Researchers saw better outcomes in patients who underwent arthroscopic femoroacetabular correction and hip labral repair with capsulotomy repair at the midterm follow-up compared with those who did not have capsulotomy repair, according to recently published results.
"This paper showed that closing the capsule resulted in better outcomes and fewer failures; however, patient selection is an important factor when determining the best treatment," Marc J. Philippon, MD, told Healio.com/Orthopedics.
Investigators identified 42 patients who underwent arthroscopic hip labral repair and correction of femoroacetabular impingement without capsulotomy repair and matched them with 84 patients who underwent capsulotomy repair and correction of femoroacetabular impingement. They matched patients based on sex, age and whether they had intraoperative procedures. The mean follow-up in patients with repaired capsulotomy was 6.4 years vs. 7.3 years for those without repair.
The Hip Outcome Score-Activity of Daily Living (HOS-ADL) was the primary outcome.
Results showed that patients in the nonrepair group were 6.8 times more likely to undergo total hip arthroplasty than those in the repair group. The revision rate was not different between the two groups. Patients who had their capsulotomy repaired had significantly higher HOS-ADL and modified Harris hip score (mHHS). The percentage of patients who achieved minimum clinically important difference for HOS-ADL and HOS-Sport was significantly higher in patients who had their capsulotomy repair vs. those who did not. Although, groups were not different regarding the percentage of patients who achieve minimal important change for the mHHS. The average alpha angle after arthroscopy in patients who were repaired was 40.83° and 41.66° in those who were not. – by Monica Jaramillo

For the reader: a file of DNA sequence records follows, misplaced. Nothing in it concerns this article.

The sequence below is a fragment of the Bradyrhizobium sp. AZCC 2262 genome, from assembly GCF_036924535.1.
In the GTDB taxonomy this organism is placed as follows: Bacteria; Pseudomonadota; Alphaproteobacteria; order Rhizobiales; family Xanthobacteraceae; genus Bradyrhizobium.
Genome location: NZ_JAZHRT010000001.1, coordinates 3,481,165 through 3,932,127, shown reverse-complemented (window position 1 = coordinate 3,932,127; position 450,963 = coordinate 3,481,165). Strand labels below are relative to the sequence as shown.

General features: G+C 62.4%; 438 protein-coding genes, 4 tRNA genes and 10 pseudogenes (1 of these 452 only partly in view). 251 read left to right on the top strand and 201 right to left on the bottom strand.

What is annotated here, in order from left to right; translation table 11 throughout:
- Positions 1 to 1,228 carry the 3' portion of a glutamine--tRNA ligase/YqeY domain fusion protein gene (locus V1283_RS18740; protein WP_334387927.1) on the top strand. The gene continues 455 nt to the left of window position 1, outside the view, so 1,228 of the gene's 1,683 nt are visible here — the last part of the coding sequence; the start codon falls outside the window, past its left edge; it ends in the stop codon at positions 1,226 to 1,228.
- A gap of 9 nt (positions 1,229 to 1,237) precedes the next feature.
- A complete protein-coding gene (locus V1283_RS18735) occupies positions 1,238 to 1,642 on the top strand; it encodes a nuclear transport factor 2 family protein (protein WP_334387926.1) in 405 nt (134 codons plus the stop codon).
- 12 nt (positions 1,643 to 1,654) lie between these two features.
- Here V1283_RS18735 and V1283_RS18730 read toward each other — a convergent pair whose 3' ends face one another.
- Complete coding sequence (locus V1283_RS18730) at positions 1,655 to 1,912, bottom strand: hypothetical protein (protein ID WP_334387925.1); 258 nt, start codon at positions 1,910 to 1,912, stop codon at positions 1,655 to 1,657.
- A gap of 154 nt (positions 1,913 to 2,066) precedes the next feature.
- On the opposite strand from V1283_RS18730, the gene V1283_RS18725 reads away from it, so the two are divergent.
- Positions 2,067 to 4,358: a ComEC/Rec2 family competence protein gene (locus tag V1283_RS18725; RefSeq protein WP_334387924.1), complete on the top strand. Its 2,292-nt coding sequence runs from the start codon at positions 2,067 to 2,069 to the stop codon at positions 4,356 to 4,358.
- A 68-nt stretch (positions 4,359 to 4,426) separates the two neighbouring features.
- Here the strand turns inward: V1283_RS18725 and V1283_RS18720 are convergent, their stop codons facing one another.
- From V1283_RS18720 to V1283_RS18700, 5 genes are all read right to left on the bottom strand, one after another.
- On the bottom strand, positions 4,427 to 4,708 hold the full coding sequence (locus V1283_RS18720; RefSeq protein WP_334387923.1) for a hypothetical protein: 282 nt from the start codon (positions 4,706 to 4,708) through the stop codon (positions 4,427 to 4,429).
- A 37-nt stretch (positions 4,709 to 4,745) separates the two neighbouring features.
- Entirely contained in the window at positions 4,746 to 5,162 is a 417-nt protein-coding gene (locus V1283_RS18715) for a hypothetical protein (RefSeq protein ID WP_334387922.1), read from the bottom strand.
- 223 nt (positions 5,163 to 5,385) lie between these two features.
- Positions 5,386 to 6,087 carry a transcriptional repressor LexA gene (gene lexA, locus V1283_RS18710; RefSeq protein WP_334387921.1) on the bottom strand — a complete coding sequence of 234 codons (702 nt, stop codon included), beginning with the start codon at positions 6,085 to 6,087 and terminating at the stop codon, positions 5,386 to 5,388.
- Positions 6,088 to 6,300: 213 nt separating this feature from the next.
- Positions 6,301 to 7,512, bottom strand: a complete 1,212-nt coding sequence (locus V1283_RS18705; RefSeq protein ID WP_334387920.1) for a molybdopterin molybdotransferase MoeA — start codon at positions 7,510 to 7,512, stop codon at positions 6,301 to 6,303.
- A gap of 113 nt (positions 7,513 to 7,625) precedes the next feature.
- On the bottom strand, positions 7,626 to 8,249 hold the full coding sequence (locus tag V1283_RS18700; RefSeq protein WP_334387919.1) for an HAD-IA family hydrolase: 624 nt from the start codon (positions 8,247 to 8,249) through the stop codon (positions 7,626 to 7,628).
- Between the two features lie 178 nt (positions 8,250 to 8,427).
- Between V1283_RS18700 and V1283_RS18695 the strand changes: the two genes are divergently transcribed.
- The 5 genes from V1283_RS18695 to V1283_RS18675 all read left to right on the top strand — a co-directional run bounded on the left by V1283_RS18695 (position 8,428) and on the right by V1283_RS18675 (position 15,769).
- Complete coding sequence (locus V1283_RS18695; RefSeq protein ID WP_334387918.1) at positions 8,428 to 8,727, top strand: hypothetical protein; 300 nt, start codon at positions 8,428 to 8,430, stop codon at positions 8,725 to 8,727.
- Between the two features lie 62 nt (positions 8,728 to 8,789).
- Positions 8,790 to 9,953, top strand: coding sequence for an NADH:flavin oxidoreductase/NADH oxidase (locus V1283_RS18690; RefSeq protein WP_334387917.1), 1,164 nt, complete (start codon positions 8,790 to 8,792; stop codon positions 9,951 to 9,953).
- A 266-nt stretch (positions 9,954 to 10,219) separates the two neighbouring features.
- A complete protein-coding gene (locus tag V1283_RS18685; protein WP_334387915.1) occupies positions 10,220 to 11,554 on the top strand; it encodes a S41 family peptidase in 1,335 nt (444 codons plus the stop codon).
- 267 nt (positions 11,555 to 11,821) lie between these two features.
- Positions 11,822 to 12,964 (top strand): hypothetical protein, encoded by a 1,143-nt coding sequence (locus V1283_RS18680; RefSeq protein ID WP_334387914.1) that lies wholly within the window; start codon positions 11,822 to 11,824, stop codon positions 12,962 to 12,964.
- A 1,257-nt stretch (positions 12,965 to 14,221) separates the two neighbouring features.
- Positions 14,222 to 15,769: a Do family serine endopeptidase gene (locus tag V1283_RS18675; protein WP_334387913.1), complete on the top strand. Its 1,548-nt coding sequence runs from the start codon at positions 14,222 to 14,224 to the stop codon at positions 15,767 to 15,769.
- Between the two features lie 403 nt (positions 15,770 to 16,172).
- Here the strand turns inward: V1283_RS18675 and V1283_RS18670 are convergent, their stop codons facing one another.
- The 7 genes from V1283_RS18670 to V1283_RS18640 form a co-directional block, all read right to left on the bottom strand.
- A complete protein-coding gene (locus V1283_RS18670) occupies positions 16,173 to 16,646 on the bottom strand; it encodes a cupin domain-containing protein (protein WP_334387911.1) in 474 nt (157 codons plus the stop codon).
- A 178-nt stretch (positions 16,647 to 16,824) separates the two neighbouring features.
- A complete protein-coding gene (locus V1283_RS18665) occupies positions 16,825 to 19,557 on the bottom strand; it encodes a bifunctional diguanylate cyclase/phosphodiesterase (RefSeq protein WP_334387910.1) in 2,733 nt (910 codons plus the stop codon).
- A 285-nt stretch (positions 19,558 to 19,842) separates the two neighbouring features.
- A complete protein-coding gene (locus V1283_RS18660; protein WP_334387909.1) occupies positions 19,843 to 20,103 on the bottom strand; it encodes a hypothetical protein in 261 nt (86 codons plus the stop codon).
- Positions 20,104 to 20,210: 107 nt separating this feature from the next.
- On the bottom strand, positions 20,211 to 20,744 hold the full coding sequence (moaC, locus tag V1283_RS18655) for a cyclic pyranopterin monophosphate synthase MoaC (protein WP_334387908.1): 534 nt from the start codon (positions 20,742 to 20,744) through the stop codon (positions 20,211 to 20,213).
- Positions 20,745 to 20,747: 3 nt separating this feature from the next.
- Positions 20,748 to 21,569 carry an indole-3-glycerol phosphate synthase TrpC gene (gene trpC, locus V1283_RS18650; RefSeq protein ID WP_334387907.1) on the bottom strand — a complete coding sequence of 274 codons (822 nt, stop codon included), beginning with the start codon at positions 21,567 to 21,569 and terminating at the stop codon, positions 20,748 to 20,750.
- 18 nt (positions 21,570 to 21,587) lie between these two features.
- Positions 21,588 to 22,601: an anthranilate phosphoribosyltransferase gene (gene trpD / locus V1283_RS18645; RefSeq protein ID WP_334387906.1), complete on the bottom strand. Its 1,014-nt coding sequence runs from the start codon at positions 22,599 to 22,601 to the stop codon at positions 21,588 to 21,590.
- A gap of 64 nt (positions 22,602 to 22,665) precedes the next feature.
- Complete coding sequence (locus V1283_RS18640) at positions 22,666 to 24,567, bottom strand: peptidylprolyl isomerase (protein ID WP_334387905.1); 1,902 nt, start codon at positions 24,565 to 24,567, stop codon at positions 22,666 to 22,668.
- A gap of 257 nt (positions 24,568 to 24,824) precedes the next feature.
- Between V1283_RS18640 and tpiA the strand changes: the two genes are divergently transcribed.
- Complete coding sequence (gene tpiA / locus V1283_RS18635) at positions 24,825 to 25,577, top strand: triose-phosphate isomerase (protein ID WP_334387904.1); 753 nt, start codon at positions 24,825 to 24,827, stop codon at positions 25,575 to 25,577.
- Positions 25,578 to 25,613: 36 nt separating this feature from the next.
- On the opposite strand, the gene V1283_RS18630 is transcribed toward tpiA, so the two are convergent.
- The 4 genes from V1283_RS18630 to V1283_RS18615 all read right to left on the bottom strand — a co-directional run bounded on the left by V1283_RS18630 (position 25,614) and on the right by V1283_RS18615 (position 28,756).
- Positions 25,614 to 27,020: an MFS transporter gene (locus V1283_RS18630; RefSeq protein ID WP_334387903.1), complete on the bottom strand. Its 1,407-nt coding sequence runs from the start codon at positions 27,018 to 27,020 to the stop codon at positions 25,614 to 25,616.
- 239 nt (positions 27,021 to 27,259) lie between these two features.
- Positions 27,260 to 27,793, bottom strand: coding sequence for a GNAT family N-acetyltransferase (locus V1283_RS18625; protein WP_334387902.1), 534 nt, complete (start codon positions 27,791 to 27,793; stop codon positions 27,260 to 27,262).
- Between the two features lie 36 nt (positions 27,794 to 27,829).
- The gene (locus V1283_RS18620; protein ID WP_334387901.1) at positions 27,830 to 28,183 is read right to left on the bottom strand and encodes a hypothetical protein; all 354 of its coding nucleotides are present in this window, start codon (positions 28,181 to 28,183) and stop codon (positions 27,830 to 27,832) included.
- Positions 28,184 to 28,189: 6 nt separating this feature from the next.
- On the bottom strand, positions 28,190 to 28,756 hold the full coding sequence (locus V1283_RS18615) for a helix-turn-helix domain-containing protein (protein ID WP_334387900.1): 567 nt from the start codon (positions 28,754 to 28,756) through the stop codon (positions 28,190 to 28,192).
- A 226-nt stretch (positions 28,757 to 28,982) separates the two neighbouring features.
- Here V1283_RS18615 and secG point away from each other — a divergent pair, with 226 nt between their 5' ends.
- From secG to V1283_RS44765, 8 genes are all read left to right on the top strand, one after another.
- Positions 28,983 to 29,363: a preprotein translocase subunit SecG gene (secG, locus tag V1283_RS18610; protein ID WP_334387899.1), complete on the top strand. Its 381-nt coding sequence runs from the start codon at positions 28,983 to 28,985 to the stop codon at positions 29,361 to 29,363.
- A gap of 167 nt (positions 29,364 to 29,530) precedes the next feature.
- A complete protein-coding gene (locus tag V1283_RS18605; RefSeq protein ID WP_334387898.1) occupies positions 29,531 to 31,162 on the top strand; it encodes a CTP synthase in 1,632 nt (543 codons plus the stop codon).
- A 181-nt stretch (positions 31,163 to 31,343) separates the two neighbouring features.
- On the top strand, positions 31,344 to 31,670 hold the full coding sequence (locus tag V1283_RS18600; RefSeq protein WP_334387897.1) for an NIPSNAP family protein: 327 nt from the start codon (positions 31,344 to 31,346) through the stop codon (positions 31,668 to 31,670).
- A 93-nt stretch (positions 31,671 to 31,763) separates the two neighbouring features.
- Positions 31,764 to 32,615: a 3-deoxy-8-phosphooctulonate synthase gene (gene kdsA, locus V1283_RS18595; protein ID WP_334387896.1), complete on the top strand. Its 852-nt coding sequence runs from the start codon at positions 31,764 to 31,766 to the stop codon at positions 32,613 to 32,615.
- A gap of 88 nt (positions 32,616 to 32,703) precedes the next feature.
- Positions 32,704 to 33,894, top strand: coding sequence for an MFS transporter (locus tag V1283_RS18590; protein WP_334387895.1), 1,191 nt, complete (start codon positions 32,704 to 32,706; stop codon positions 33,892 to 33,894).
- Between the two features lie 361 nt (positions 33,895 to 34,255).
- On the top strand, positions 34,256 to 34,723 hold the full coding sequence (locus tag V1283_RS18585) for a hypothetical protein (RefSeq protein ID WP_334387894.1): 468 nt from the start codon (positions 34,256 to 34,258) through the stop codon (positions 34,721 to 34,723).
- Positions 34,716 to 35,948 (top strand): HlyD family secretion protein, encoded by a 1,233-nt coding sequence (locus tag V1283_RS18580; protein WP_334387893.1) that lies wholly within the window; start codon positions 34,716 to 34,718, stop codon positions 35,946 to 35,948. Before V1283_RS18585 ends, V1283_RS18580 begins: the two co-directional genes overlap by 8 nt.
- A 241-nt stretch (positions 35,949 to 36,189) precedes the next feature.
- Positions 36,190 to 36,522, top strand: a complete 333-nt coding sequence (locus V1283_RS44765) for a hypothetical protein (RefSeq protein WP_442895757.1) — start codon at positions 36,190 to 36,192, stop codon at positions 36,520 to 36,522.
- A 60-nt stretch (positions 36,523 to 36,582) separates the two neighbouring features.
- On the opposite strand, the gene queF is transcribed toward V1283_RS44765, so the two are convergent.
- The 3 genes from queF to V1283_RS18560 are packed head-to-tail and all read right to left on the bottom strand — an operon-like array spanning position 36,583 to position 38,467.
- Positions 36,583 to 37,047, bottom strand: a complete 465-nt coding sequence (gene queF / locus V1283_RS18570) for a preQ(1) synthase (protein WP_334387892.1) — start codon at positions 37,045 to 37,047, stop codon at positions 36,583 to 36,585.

Disclosures: The authors report the Steadman Philippon Research Institute has received grant funding or in-kind donations from Arthrex, DJO, MLB, Össur, Siemens, Smith & Nephew and XTRE.